Skip to content Skip to navigation

Genomic Medicine Clinic in Alabama Opens its Doors

November 25, 2015
by Rajiv Leventhal
| Reprints

Last week, a genomic medicine clinic opened in Huntsville, Ala. with the aim of utilizing the power of the genomic sequence to identify the causes of illness in children and adults with undiagnosed disease.

The clinic said it is believed to be the first in the world designed solely for providing diagnoses to patients with undiagnosed disease via the exclusive use of whole genome sequencing data. The Smith Family Clinic is a collaboration between HudsonAlpha, Children’s of Alabama and University of Alabama at Birmingham (UAB) Medicine. UAB’s Undiagnosed Diseases Program (UDP) diagnoses and treats patients with undiagnosed diseases, also using DNA sequencing for diagnosis. The program is expanding in January to two clinics, with adults being seen at the Kaul Genetics Building at UAB and pediatric patients being seen at a new clinic located at Children’s of Alabama.

“There are 30 million people living with rare and undiagnosed diseases in this country. Many have been on diagnostic odysseys for an average of seven years, often without a diagnosis. We now have the tools and the team to markedly improve the rate of diagnosis, which is the first step in providing a treatment,” Howard Jacob, Ph.D., executive vice president for genomic medicine at HudsonAlpha Institute for Biotechnology and chief medical genomics officer for the clinic, said in a statement.

The clinic is more than 4,500 square feet and has 25 rooms housed in the Leadership in Energy & Environmental Design (LEED) certified 701 McMillian Way location. It has telemedicine capabilities so diagnoses may be delivered remotely in collaboration with physicians offsite. Genetic counselors will provide pre- and post- sequencing counseling in the clinic, officials said.

“What makes this clinic unique is not only our focus on undiagnosed disease—but also that we will exclusively sequence the whole genome, rather than just part of the genome,” David Bick, M.D., genetic researcher, said in a statement. “Sequencing the whole genome gives us a much larger data set, and we know by experience that many disease-causing variants aren’t identified by sequencing the exome or panels of genes alone."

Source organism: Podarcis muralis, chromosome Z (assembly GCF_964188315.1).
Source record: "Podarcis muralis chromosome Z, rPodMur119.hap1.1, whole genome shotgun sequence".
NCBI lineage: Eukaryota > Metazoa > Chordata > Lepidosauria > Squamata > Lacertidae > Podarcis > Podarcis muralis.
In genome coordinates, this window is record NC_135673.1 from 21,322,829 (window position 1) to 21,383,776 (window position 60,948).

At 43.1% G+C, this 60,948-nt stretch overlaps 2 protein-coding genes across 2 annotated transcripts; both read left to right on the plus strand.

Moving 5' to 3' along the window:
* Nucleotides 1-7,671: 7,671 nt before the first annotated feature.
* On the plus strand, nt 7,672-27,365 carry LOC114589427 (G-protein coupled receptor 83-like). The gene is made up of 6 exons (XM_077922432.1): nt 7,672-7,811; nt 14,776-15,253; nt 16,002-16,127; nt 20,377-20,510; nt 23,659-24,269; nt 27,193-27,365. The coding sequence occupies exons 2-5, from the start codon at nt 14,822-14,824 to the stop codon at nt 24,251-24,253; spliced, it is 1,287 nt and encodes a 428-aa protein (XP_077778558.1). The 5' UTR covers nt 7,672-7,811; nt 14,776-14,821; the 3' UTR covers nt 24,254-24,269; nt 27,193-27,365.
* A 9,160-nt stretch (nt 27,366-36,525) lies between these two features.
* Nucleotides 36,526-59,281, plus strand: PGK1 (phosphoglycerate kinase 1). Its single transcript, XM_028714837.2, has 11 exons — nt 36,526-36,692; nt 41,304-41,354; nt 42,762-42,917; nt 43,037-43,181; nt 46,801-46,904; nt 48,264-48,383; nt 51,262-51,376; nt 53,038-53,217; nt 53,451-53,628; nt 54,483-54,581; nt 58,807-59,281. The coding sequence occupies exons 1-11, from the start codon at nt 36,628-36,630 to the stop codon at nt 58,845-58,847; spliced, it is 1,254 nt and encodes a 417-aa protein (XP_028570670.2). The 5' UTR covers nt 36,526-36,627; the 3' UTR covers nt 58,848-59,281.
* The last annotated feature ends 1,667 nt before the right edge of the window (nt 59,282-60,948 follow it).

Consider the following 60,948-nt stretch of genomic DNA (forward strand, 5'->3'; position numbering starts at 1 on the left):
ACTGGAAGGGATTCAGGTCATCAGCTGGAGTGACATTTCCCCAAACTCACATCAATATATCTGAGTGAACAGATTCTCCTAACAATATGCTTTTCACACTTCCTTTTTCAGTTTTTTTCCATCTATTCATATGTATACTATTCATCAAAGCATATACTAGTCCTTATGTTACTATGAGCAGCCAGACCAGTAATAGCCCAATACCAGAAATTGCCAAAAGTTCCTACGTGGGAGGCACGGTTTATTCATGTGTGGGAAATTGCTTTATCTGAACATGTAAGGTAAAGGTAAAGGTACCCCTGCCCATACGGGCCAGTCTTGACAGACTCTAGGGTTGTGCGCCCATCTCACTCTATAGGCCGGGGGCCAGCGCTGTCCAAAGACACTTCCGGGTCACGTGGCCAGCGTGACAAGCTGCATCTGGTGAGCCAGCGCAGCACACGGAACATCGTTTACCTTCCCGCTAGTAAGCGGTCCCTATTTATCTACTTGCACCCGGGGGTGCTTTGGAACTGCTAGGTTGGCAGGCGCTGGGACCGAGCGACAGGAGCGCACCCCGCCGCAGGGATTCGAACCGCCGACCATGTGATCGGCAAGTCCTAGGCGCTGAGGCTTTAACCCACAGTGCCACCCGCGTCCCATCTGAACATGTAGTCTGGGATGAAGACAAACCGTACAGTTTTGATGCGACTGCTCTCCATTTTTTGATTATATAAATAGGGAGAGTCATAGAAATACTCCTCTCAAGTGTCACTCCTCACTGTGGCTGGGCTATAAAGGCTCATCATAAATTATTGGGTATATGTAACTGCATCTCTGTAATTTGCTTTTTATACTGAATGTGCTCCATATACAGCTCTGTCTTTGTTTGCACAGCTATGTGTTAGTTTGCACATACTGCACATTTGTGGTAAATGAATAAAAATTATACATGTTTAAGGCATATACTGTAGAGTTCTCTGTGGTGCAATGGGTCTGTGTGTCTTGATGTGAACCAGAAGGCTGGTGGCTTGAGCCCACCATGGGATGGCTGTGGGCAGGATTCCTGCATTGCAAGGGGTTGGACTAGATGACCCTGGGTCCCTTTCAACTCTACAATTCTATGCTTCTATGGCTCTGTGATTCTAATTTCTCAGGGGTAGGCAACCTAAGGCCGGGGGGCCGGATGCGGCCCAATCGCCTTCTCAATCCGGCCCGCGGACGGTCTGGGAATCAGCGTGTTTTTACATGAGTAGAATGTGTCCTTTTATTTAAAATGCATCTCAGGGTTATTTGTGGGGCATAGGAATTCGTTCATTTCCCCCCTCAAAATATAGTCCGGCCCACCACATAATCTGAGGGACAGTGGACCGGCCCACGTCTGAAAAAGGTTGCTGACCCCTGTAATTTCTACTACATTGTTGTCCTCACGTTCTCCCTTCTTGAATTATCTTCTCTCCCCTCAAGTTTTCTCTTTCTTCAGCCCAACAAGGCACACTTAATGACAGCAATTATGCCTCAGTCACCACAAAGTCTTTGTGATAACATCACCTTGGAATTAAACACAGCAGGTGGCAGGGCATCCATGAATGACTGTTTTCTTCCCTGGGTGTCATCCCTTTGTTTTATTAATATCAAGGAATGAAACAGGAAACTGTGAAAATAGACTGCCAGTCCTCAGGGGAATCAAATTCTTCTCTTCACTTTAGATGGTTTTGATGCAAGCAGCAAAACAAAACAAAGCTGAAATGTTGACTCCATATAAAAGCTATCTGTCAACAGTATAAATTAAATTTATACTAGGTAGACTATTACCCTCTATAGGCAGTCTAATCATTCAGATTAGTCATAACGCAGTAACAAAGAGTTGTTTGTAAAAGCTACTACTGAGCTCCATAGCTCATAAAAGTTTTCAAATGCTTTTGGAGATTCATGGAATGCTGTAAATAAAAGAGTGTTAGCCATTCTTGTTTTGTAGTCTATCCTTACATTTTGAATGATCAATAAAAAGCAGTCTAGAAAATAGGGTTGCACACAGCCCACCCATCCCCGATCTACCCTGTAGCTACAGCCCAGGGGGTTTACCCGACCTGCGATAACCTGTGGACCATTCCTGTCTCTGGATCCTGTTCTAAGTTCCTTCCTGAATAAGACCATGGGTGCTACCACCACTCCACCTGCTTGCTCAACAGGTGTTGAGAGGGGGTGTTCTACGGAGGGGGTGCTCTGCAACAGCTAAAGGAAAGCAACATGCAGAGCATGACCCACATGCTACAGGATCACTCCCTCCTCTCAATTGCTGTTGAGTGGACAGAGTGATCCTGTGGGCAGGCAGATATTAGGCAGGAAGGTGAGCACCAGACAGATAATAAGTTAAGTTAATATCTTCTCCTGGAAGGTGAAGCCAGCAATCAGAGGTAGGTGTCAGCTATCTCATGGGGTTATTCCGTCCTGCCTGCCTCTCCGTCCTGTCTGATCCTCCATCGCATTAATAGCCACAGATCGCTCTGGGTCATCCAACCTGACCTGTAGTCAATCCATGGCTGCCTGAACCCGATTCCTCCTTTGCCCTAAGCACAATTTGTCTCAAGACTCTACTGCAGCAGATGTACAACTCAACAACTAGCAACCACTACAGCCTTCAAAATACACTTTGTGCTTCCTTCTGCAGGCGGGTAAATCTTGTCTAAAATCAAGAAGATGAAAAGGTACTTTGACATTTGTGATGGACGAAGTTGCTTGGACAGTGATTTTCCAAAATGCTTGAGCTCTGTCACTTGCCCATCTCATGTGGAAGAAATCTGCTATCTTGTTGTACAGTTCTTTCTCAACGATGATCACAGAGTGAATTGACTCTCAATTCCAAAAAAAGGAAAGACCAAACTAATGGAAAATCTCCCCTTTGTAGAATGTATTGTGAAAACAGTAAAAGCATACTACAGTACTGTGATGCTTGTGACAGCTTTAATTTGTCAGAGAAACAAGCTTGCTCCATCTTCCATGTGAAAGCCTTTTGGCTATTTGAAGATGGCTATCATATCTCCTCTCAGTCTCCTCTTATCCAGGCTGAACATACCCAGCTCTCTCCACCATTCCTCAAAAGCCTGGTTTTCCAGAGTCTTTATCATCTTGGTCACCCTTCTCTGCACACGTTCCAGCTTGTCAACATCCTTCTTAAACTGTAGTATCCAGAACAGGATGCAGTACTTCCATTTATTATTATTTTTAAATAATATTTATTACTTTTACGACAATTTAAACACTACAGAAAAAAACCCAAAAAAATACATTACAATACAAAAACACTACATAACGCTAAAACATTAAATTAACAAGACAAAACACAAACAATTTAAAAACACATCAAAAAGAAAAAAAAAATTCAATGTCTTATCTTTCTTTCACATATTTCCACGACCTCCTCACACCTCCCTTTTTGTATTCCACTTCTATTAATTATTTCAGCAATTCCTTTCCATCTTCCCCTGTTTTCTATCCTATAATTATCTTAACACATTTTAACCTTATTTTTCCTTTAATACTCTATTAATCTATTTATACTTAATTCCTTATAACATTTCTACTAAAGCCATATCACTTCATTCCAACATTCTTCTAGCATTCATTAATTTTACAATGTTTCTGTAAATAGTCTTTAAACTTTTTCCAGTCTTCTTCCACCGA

CMS Hospital Compare Website Updated with VA Data

The Centers for Medicare & Medicaid Services (CMS) has announced the inclusion of Veterans Administration (VA) hospital performance data as part of the federal agency’s Hospital Compare website.

CMS Awards Funding to Special Innovation Projects

The Centers for Medicare & Medicaid Services (CMS) has awarded 20, two-year Special Innovation Projects (SIPs) aimed at local efforts to deliver better care at lower cost.

Center of Excellence in Genomic Science to be Established in Chicago

The National Human Genome Research Institute has awarded $10.6 million over five years for the establishment of a new research center in Chicago to advance genomic science.

EHNAC and HITRUST Combine HIPAA Security Criteria, CSF Framework

The Electronic Healthcare Network Accreditation Commission (EHNAC) and the Health Information Trust Alliance (HITRUST) announced plans to streamline their accreditation and certification programs.

Halamka on MACRA Final Rule: “CMS is Listening and I Thank Them”

Health IT notable expert John Halamka, M.D., CIO of Beth Israel Deaconess Medical Center in Boston, recently weighed in on the Medicare Access and CHIP Reauthorization Act (MACRA) final rule.

Texas Patient Care Clinic Hit with Ransomware Attack

Grand Prairie, Texas-based Rainbow Children's Clinic was the victim of a ransomware attack on its IT systems in August, affecting more than 33,000 patients, according to multiple news media reports this week.